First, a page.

“I have seen war. I have seen war on land and sea. I have seen blood running from the wounded... I have seen the dead in the mud. I have seen cities destroyed... I have seen children starving. I have seen the agony of mothers and wives. I hate war.”
Franklin D. Roosevelt

Every American has two inescapable duties in time of war.

You must support our men and women in uniform no matter where they serve and without regard to your opinion of the war in which they are struggling. Putting a “Support our Troops” sticker on your bumper isn’t enough. There are many ways to materially support our troops. One of the best is to demand that your government not abandon our men and women when they return from combat -- that adequate funds are allocated to ease, as much as possible, the physical and emotional injuries that these veterans bring home with them. Use the Internet to search for organizations that accept donations for the material support of our underpaid troopers and their families. Give as much as you can afford -- more than you can afford -- to one or more of these organizations. Check with your Post Office to see if it is still selling phone cards for the troopers. You buy the phone card and leave it behind; the U.S. Postal Service sends it to Iraq or Afghanistan. Find out what the men and women on the front lines need and send care packages. Contact a Veterans’ Hospital to volunteer. Our men and women in uniform and their families are paying a heavy price -- too often the ultimate price -- for the privilege of serving our country; surely you can find a few dollars and a few hours to do your part.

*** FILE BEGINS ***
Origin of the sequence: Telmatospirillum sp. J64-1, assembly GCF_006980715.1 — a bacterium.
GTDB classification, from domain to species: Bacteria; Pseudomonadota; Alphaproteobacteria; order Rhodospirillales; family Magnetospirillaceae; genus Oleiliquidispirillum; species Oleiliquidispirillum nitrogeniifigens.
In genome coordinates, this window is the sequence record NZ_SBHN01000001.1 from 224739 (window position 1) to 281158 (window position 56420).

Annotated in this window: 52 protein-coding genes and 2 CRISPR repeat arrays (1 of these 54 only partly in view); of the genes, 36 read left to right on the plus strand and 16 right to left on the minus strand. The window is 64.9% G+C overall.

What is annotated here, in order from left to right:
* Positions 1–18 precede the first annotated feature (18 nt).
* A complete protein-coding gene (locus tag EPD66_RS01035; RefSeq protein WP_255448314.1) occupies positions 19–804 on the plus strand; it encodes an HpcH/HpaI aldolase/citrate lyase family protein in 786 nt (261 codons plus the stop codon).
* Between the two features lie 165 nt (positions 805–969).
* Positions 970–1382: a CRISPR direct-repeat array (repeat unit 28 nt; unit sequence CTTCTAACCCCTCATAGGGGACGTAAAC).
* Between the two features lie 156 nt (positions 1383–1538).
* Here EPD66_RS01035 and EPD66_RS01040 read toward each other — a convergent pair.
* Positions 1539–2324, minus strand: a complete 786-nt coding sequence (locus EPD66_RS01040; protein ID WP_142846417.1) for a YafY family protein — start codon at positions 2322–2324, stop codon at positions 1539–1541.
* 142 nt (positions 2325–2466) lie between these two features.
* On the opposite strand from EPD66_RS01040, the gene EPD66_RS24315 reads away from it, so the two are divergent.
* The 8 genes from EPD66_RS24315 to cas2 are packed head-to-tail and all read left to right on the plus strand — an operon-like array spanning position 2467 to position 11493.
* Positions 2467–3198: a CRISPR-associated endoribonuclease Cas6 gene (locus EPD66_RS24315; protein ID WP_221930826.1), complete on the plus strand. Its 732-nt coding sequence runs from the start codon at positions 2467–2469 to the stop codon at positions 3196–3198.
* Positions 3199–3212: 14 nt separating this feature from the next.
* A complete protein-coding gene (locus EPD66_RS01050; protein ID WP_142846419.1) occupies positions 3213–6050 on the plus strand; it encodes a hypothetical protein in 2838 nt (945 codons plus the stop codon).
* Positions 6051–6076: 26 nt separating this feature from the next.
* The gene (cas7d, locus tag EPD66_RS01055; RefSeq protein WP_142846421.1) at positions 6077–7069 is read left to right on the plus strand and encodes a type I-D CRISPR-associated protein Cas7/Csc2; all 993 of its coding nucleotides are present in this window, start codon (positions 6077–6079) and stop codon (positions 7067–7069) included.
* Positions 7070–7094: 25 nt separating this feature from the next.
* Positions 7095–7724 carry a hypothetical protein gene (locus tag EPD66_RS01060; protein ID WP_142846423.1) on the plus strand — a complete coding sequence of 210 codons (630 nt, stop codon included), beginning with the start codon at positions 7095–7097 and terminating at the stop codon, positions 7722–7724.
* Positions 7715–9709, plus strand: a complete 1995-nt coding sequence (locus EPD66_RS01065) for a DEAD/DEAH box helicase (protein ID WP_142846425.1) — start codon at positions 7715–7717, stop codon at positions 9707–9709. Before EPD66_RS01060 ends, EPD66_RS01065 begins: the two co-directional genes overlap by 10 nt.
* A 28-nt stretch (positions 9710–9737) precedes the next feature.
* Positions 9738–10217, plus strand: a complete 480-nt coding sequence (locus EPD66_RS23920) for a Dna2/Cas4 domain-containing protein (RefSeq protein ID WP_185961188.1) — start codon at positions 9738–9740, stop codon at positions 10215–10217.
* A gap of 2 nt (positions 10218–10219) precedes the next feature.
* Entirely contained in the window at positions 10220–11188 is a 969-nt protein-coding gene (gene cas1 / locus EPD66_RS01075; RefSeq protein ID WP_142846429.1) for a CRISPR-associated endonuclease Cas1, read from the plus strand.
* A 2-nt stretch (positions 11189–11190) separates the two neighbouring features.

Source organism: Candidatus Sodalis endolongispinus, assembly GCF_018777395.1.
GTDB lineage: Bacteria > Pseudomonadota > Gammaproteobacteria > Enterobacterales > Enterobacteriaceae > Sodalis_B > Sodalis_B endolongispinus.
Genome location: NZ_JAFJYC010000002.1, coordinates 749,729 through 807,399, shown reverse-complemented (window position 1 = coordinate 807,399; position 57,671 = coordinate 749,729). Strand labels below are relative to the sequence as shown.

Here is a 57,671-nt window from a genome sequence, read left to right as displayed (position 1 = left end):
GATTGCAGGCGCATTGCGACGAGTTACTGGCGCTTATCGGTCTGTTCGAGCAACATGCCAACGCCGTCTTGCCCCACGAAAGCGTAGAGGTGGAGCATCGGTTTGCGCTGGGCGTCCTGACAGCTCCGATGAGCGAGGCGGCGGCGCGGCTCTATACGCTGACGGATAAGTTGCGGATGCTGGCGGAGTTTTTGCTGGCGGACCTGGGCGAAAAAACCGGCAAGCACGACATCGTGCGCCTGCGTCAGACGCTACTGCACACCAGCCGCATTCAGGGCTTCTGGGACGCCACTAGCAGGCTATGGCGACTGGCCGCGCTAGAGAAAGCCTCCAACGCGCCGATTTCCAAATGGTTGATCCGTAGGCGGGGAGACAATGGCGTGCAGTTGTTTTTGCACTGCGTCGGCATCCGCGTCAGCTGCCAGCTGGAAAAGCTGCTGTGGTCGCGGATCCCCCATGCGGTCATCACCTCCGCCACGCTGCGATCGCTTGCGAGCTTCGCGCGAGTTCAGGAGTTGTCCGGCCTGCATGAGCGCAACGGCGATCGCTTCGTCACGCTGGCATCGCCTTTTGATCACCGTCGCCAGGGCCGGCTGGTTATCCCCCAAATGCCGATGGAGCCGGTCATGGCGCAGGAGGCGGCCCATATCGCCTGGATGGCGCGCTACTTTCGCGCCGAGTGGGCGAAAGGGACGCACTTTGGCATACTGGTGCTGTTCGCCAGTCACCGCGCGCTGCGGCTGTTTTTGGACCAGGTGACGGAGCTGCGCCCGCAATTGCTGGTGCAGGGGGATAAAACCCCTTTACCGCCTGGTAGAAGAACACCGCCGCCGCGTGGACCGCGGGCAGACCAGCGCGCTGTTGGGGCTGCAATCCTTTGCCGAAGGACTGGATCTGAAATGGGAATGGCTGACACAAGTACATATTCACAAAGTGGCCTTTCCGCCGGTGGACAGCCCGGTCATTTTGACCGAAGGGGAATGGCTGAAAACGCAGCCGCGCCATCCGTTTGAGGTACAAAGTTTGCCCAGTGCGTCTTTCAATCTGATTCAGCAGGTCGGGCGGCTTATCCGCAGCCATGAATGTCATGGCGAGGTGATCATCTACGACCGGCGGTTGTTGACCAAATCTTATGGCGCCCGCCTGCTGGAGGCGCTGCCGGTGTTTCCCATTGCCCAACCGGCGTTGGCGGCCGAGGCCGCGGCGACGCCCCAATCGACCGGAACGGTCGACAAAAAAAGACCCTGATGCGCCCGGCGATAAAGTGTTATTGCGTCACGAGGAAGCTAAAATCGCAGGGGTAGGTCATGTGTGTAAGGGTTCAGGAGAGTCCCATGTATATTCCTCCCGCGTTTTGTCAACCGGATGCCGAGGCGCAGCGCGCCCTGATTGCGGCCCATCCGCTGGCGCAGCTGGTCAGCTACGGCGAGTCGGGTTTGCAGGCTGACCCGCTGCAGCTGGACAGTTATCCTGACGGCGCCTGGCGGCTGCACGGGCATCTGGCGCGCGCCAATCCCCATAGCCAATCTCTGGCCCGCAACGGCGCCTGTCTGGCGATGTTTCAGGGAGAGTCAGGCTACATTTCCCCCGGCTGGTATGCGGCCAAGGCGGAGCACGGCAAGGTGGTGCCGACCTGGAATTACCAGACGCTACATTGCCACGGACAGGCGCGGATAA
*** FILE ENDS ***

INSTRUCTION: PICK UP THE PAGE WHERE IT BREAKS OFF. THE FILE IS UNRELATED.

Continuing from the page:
You must inform yourself about the war. That’s the hard part, but the future of your country is at stake, and more immediately, the precious lives of our men and women in uniform are at stake (so this is another way of supporting our men and women in uniform.) Informing yourself about the war means turning off your television and going to the newspaper that comes to your home and to newspapers around the world via the Internet. It means reading books. In the case of the current wars, it means informing yourself about the history of the Islamic world as well as studying current events in the Islamic world. It means examining the rationale for the war and determining for yourself if it is valid or false. You must determine for yourself whether a war -- any war -- is being fought for the purpose of protecting the United States and its interests from a clear and present danger, or whether it is being fought for a less noble purpose. If you determine that a war is necessary to protect our country, then you must do all that you can do -- in a material way, and not with bumper stickers -- to help win that war. Enlist. Get your children to enlist. Work in a defense plant. Demand a tax increase to fund the war. If you decide that the war is unnecessary, you must demand that our political leaders find a way to end the war and bring our troops home quickly. 150 million letters from registered voters will quickly change the policies of any leader of any political party in the United States. Of course, the best time to do this is before we go to war...